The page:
When I first started hearing the buzz phrase “travel hacking”, I immediately felt like I was missing out on something. Some big opportunity. But the more I read about it the more I see that I’ve been doing it all along. The truth is if you’re a savvy traveler, you travel hack. Here are my top tips for travel hacking and even a few things to keep in mind before going overboard.
There are many good credit cards out there that allow you to redeem for travel and some that even give you a bonus amount of miles just for applying. However not all of them are actually worth the trouble. When looking for a great credit card there are a few key perks they should all have. Ideally you want to have no annual fee. After all, it’s not travel hacking if you’re simply paying cash for all of the perks each year. Read the fine print. Some offer no annual fee the first year, but after that you’re out of luck. Some cards with an annual fee may be worth it if they offer the option to wave the fee in return for dollars spent. In an effort to earn as many points as possible, I put everything on my credit card so this is actually easy. Think about how many everyday and big ticket items you can use your credit card for. I am even planning on paying my Singapore taxes with my credit card this year which is thousands of points in an instant. You also want to make sure your card has no international fees. Even a small fee can add up with lots of transactions. Lastly, you want to make sure that there are no black out days. My favorite card, Capital One, allows me the opportunity to book my own flight and they credit my account as soon as its booked. Even when I don’t redeem travel with my miles, I still sometimes book travel through this card as they are often able to get me a cheaper rate with their search engine.
Be careful with credit cards. Travel hacking is great, but not at the expense of your credit. If you are American, opening any type of credit card will impact your credit score. So don’t go crazy opening up cards in exchange for miles. When you’re ready to finance a house or car you will be kicking yourself if this was your strategy to fly for free. If you are an expat, you may be interested in looking up local options for credit cards. These accounts may not show up on your American credit report, but you’ll need to double check. I’ve just opened up a credit card in Singapore that does not impact my credit score, has bonus points just for opening an account, and gives you triple points for every travel related purchase and for overseas purchases. I can transfer my miles to Singapore Airlines when I’m ready to redeem.
This is a no brainer. There is no fee for collecting frequent flyer miles. You can sign-up for as many alliances as you like and provided the fair class is eligible, you will be credited. In each alliance, I signed up with the airline I fly most often. And when booking I always pay attention to the airline and make sure it belongs to one of those alliances. In most cases this is easy, and as long as you remember to book with your frequent flyer number you will be credited after each flight. I’ve had quite a few free flights this way on just about every major network; Star Alliance, One World, and Sky Team and even some of the airlines that operate alone such as Philippine Airlines.
Benefiting from fare errors is perhaps the hardest travel hacking category for me. If you live in a larger U.S. city, these errors happen all of the time and you just have to be quick and in the know. There are plenty of Twitter accounts to follow or websites to read that provide updates, such as Airfare Watchdog, The Flight Deal or Secret Flying. I’ve yet to hear of one within Asia aside from the budget airline sales that happen from time to time, but remain optimistic.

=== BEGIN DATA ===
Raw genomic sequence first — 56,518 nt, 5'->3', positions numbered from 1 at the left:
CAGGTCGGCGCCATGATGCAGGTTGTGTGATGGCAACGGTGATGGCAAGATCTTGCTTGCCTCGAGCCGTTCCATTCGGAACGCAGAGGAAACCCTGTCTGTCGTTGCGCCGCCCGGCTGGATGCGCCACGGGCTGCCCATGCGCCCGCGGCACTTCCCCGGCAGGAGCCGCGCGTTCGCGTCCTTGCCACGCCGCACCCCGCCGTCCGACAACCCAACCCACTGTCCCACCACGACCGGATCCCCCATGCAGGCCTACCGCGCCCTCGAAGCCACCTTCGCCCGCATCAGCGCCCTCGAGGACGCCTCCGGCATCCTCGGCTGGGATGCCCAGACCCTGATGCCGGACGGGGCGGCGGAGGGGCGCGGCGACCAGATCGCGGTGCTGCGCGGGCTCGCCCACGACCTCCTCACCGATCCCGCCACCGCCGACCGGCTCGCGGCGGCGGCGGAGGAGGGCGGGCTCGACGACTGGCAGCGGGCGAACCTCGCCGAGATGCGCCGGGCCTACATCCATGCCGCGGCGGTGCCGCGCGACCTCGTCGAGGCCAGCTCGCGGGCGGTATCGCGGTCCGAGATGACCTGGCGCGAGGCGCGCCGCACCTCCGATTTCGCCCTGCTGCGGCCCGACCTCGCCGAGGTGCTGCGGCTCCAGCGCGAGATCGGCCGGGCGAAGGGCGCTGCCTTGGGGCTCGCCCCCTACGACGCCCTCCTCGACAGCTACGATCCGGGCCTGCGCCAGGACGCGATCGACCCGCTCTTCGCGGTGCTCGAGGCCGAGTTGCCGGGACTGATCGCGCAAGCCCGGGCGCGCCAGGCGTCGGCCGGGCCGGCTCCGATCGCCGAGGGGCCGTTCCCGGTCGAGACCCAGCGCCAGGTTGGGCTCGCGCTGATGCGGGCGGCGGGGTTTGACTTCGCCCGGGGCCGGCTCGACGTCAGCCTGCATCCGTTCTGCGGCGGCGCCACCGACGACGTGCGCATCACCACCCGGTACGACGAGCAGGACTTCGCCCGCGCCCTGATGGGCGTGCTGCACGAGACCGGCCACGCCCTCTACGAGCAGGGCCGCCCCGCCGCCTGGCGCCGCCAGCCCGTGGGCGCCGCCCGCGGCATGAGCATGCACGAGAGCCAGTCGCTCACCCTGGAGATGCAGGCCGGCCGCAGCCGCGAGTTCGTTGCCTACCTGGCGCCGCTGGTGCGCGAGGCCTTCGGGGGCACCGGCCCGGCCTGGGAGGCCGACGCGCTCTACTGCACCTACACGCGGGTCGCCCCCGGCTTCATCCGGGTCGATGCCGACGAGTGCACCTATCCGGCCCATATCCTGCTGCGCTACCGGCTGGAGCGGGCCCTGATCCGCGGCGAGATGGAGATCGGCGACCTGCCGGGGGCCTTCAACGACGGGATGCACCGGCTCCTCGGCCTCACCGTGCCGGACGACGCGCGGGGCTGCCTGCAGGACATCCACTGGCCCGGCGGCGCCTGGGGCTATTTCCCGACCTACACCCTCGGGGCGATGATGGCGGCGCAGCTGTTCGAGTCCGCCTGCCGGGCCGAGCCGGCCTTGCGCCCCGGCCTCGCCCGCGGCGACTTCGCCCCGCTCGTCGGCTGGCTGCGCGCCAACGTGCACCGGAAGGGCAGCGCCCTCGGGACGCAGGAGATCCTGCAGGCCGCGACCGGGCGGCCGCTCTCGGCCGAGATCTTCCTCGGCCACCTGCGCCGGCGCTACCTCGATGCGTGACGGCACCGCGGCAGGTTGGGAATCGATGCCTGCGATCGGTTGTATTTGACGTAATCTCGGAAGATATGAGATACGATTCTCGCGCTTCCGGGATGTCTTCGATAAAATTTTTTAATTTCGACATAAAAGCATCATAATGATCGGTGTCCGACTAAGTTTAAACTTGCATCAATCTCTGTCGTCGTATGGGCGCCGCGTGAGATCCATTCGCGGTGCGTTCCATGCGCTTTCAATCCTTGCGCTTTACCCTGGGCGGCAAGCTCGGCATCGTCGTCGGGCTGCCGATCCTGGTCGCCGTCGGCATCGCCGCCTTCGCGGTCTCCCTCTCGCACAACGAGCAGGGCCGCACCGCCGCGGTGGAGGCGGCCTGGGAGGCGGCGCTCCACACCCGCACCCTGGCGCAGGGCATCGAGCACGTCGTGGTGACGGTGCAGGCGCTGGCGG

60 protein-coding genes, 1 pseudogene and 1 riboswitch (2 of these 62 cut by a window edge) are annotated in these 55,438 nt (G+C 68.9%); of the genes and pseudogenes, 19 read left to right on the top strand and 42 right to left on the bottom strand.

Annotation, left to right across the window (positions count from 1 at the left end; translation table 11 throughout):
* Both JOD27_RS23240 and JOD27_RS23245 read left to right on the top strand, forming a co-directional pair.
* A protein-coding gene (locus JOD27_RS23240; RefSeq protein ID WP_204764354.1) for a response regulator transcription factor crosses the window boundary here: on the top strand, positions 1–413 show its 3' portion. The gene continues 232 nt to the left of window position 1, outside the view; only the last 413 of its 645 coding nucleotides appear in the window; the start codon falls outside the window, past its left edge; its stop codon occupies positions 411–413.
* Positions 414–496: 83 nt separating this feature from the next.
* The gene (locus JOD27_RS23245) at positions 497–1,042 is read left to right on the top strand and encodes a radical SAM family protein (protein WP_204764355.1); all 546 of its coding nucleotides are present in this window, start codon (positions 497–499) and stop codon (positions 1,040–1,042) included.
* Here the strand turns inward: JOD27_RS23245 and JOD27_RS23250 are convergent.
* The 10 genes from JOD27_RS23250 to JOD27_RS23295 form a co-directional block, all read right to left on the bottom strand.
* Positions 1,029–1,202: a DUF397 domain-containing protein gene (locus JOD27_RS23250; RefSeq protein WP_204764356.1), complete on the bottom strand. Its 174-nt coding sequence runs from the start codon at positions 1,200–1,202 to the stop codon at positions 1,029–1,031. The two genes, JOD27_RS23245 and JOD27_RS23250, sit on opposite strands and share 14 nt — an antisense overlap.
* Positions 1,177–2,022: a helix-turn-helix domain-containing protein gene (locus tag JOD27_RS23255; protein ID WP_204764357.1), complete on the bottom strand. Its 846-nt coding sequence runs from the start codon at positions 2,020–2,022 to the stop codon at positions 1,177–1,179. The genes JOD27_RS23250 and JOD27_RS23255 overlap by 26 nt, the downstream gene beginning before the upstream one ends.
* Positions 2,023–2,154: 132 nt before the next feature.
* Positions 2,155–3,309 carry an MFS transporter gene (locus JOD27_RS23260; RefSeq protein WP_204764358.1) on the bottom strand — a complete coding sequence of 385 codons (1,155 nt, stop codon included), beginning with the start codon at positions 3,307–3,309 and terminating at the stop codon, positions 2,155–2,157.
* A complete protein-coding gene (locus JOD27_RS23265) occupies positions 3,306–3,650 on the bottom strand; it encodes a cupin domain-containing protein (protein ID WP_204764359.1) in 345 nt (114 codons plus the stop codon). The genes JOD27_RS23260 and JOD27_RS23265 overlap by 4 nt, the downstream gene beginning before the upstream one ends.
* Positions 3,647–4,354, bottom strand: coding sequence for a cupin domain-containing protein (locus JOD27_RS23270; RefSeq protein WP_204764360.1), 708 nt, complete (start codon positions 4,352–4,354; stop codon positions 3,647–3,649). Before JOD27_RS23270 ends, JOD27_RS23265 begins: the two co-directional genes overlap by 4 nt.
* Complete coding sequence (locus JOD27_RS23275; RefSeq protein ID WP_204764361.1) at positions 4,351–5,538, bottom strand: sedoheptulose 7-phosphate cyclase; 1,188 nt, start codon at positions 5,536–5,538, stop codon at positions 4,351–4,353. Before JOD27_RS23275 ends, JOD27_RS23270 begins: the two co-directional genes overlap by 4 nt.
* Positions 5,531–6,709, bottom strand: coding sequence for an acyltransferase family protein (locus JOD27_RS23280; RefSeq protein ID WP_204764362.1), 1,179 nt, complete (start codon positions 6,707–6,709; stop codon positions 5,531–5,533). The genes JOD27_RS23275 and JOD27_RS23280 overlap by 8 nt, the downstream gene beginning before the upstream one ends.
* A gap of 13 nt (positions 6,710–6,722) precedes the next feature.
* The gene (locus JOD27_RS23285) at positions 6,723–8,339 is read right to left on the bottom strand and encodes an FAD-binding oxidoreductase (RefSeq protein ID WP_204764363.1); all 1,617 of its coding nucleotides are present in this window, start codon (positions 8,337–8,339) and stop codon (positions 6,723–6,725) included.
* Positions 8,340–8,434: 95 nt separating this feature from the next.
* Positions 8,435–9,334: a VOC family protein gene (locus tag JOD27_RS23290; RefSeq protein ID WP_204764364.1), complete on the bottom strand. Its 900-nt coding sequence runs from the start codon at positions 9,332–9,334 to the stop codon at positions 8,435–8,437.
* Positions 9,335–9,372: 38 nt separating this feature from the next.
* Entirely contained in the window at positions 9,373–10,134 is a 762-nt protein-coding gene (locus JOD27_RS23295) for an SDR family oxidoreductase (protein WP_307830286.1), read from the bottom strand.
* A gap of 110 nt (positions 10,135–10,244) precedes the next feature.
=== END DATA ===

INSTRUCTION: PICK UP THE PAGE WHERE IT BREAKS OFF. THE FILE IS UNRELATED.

Buddy passes are the hardest for most people to get because as the name implies you have to be friends with someone who works for the airlines. But if you happen to make a friend, this is a good option. Rather than pay a full fare you pay for the taxes and if the flight has the space you can fly business class. You won’t accrue any frequent flyer miles, but did I mention you could go business class? When traveling a long distance this is huge! This method of travel comes with a gigantic catch. You really have to know and trust the person with the passes. If someone offers to sell one to you, walk away. Trust me, it’s not worth the trouble. If you are traveling a great distance the fees add up, and you have no control over what day you actually get to travel. You may show up at the airport ready to board your flight only to find that it’s full and will be full for days to come. Be warned, those taxes and fees also add up. My whole summer vacation was nearly ruined because of all of the variables out of my control, not to mention the price. In my opinion, if you’re going to pay that much, you should have less uncertainty.
Last but not least, one-way travel offers great savings. If you have time and creativity, you can put together a great itinerary. On my current trip to South Africa I booked a one way ticket. Rather than fly straight back though, I booked three flights totaling what I would have paid for my direct return trip to Singapore. Instead I’m stopping to visit Abu Dhabi and India. One tip though, if you’ve been searching various routes for a long time and are now ready to book, clear your cookies. Sometimes flight fares go up when the search engines know you’ve been looking for one-way travel.
I hope you enjoyed the tips. Comment below if you have some travel hacking suggestions to share.